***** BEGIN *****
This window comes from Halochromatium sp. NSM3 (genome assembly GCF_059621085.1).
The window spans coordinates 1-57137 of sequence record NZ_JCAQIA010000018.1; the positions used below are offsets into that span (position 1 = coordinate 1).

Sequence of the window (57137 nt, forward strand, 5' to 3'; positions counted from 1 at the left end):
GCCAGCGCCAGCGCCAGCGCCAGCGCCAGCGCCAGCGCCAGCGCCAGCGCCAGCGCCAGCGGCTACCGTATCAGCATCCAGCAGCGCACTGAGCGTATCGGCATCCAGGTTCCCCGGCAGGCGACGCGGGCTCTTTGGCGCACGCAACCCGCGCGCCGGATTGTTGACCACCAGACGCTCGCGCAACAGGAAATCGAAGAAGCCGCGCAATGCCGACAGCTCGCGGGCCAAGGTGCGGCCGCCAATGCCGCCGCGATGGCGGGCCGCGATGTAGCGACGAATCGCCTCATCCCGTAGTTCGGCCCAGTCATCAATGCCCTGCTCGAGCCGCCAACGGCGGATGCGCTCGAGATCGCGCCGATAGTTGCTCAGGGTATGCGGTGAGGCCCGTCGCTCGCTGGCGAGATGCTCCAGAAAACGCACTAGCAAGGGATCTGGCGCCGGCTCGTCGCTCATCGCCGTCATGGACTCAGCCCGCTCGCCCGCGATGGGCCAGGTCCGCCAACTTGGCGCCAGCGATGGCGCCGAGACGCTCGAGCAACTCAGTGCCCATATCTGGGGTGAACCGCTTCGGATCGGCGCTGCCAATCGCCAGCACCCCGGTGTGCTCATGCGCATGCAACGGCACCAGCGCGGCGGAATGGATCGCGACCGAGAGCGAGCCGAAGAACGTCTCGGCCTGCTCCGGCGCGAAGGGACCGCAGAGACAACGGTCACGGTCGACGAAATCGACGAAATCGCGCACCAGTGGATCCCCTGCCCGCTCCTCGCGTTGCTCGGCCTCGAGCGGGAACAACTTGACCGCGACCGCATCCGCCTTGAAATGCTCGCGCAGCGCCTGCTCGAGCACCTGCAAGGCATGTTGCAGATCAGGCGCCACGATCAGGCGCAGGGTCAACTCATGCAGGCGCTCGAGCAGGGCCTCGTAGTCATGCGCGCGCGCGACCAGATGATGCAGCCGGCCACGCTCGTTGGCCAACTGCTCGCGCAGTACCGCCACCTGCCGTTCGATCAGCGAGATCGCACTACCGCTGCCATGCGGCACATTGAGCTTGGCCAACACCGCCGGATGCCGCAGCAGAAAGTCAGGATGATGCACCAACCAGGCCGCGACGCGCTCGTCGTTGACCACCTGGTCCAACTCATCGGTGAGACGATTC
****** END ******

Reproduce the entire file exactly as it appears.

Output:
This window comes from Halochromatium sp. NSM3 (genome assembly GCF_059621085.1).
The window spans coordinates 1-57137 of sequence record NZ_JCAQIA010000018.1; the positions used below are offsets into that span (position 1 = coordinate 1).

Sequence of the window (57137 nt, forward strand, 5' to 3'; positions counted from 1 at the left end):
GCCAGCGCCAGCGCCAGCGCCAGCGCCAGCGCCAGCGCCAGCGCCAGCGCCAGCGCCAGCGGCTACCGTATCAGCATCCAGCAGCGCACTGAGCGTATCGGCATCCAGGTTCCCCGGCAGGCGACGCGGGCTCTTTGGCGCACGCAACCCGCGCGCCGGATTGTTGACCACCAGACGCTCGCGCAACAGGAAATCGAAGAAGCCGCGCAATGCCGACAGCTCGCGGGCCAAGGTGCGGCCGCCAATGCCGCCGCGATGGCGGGCCGCGATGTAGCGACGAATCGCCTCATCCCGTAGTTCGGCCCAGTCATCAATGCCCTGCTCGAGCCGCCAACGGCGGATGCGCTCGAGATCGCGCCGATAGTTGCTCAGGGTATGCGGTGAGGCCCGTCGCTCGCTGGCGAGATGCTCCAGAAAACGCACTAGCAAGGGATCTGGCGCCGGCTCGTCGCTCATCGCCGTCATGGACTCAGCCCGCTCGCCCGCGATGGGCCAGGTCCGCCAACTTGGCGCCAGCGATGGCGCCGAGACGCTCGAGCAACTCAGTGCCCATATCTGGGGTGAACCGCTTCGGATCGGCGCTGCCAATCGCCAGCACCCCGGTGTGCTCATGCGCATGCAACGGCACCAGCGCGGCGGAATGGATCGCGACCGAGAGCGAGCCGAAGAACGTCTCGGCCTGCTCCGGCGCGAAGGGACCGCAGAGACAACGGTCACGGTCGACGAAATCGACGAAATCGCGCACCAGTGGATCCCCTGCCCGCTCCTCGCGTTGCTCGGCCTCGAGCGGGAACAACTTGACCGCGACCGCATCCGCCTTGAAATGCTCGCGCAGCGCCTGCTCGAGCACCTGCAAGGCATGTTGCAGATCAGGCGCCACGATCAGGCGCAGGGTCAACTCATGCAGGCGCTCGAGCAGGGCCTCGTAGTCATGCGCGCGCGCGACCAGATGATGCAGCCGGCCACGCTCGTTGGCCAACTGCTCGCGCAGTACCGCCACCTGCCGTTCGATCAGCGAGATCGCACTACCGCTGCCATGCGGCACATTGAGCTTGGCCAACACCGCCGGATGCCGCAGCAGAAAGTCAGGATGATGCACCAACCAGGCCGCGACGCGCTCGTCGTTGACCACCTGGTCCAACTCATCGGTGAGACGATTC